The overwhelming majority of respondents reported that online harassment is the biggest threat to journalists (90 percent of US respondents and 71 percent of Canadian respondents).
A decreasing sense of safety amongst the Canadian media
By Matthew Fraser, Editor in Chief
On November 9, Ipsos polling released the results of an online survey of Canadian journalists and other media personnel. The survey was conducted between September 27 and October 13 with over 1000 respondents. The answers provided uncovered unsettling levels of bullying experienced by the respondents.
The report as posted on the Ipsos website shows that seven in ten respondents were harassed online in the preceding year. 34 percent of the respondents said online harassment occurred monthly or more often while 35 percent reported no instances of online harassment. The remaining respondents had been harassed once every two to three months or slightly less often than that.
73 percent of respondents believed that online harassment had increased in the past two years but increases were also reported in phone-based, physical and in-person harassment. However, the nature of the online harassment was very abrasive. 34 percent reported receiving sexualized images or messages as well as rape/sexual assault threats while 30 percent reported receiving threats of a physical nature. Nearly a quarter of respondents received threats directed at their gender identity and just under a fifth received threats aimed at their ethnicity or nationality.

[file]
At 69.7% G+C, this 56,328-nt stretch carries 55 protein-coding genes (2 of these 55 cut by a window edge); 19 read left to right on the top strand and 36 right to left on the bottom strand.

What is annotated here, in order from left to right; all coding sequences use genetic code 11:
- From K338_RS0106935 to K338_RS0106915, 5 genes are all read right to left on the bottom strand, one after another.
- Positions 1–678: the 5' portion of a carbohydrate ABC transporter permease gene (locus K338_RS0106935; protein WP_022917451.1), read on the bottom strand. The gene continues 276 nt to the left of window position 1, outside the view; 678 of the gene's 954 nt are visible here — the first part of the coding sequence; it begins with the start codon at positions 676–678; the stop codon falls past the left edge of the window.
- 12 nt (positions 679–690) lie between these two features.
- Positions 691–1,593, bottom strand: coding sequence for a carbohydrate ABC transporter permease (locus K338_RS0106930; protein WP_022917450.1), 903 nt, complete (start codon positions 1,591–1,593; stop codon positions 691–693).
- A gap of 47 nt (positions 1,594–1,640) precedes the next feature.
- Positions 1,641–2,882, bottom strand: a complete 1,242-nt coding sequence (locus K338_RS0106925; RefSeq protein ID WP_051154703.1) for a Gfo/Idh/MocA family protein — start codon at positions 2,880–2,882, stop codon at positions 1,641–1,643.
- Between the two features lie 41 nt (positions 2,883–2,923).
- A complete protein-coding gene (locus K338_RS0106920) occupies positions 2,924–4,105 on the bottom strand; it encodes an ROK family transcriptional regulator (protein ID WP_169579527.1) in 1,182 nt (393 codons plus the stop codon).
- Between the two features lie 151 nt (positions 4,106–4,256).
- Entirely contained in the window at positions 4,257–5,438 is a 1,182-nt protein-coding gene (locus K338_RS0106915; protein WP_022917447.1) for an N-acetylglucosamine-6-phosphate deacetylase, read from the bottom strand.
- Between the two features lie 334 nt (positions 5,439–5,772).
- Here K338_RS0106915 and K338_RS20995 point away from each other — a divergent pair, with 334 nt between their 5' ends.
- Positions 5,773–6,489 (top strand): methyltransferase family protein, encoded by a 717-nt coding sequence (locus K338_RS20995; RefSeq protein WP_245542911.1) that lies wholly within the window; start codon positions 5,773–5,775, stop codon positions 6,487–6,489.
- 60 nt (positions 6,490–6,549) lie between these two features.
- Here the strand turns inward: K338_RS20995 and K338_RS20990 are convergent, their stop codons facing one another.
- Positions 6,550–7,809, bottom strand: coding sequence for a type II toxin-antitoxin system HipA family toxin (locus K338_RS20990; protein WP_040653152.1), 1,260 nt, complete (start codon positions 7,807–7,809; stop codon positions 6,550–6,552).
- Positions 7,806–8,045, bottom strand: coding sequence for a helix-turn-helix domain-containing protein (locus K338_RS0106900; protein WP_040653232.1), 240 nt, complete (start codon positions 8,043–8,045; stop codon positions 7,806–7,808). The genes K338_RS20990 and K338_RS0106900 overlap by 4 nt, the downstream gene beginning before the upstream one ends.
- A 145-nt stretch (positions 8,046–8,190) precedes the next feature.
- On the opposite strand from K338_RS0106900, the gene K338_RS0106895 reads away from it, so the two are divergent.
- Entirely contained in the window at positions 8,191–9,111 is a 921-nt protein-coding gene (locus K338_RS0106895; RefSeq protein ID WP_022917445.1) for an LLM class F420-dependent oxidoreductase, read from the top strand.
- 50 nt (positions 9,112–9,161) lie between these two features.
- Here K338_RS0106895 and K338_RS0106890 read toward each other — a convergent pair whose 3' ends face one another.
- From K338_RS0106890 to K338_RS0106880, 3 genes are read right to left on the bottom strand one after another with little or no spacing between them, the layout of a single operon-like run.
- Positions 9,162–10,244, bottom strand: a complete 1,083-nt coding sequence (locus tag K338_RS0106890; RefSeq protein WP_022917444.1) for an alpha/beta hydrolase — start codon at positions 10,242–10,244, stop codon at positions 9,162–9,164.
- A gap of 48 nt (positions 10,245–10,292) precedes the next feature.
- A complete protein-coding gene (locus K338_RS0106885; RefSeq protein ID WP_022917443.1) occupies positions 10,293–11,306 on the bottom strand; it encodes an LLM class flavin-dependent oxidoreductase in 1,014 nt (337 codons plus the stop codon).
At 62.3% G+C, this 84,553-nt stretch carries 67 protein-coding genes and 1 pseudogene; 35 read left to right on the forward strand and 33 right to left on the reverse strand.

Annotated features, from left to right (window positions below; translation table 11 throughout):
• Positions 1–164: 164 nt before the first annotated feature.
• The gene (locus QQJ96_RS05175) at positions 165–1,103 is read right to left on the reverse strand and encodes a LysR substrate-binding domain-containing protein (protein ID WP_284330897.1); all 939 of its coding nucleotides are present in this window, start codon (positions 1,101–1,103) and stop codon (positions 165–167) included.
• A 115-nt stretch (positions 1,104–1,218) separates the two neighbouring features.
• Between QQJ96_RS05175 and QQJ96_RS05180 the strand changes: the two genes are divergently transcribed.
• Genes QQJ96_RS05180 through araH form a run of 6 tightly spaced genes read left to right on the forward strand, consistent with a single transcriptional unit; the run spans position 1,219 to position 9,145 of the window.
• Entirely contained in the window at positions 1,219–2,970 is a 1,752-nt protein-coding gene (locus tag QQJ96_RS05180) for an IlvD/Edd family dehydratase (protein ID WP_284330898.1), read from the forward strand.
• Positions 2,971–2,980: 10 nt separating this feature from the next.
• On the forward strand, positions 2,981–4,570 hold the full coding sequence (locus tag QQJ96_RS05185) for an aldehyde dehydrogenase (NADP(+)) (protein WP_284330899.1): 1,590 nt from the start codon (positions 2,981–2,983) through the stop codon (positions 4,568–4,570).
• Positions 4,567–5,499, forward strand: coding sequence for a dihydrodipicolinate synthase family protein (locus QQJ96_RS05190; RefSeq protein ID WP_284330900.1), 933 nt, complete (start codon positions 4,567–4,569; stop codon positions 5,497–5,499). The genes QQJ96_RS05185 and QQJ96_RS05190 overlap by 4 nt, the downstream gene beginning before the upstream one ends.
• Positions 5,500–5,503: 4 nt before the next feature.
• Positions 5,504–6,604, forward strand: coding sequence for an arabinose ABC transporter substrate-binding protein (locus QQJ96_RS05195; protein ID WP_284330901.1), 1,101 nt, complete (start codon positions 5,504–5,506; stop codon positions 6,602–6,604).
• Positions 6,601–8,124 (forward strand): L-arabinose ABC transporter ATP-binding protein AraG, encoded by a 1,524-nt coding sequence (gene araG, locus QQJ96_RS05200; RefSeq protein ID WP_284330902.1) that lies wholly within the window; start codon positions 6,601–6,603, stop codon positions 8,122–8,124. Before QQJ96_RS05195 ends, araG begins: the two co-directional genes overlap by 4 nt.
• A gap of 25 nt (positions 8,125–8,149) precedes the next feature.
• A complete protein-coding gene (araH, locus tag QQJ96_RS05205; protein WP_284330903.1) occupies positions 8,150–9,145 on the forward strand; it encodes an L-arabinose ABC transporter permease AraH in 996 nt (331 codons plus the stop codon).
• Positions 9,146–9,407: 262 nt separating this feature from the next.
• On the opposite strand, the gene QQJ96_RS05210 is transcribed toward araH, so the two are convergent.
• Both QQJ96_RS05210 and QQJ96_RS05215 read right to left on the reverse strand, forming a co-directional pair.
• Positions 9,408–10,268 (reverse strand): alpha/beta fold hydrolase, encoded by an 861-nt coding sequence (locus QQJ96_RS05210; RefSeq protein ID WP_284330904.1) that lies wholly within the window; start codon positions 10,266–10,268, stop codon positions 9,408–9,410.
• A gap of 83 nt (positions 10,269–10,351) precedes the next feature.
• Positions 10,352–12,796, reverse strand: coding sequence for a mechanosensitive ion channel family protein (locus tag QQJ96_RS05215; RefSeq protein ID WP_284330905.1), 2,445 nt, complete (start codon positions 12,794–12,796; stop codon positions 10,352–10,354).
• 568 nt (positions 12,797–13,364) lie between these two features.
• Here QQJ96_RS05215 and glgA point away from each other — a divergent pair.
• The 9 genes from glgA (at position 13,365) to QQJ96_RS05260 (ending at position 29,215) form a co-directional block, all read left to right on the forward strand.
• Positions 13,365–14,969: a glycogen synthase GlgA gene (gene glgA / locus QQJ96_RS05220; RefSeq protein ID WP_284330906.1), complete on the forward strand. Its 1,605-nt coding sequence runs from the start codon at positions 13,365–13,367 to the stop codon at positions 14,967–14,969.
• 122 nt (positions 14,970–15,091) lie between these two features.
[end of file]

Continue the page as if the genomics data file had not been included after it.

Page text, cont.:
When asked to explain the factors leading to or cited during these instances of harassment, the journalists cited media climate and accusations of being “fake news” (77 percent), attacks on their media employer (72 percent), the angle used in their stories (64 percent), alongside feelings related to COVID-19 (55 percent).
These findings mirror a September 2019 analysis by the Committee to Protect Journalists (CPJ). The CPJ report focused on 115 female or gender non-conforming journalists in the US and Canada. The overwhelming majority of respondents reported that online harassment is the biggest threat to journalists (90 percent of US respondents and 71 percent of Canadian respondents). Sexual harassment ranked high with 35.3 percent of Canadian respondents listing it, while 49 percent of Americans surveyed reported it. At that time, 84 percent believed that journalism as a profession had become less safe in the past few years versus the four percent who felt it was safer.
One salient example of this decrease in perceived safety occurred in September when the Peoples Party of Canada leader Maxime Bernier tweeted the contact information of three Canadian journalists. According to CBC, Bernier’s tweet was followed by a 12-hour suspension from Twitter. In the tweet, Bernier referred to the three journalists as “idiots” and suggested his followers “play dirty” with them.
Christy Somos, one of the journalists targeted, would later release screenshots of her email inbox following Bernier’s tweet. One such email expressed sexual violence towards Somos and urged her to kill herself. Ahmar Khan—another journalist Bernier exposed—received messages expressing both anti-semitic and Islamophobic stances.
As both polarization and media mistrust increase, the continued safety of Canadian journalists may be further jeopardized.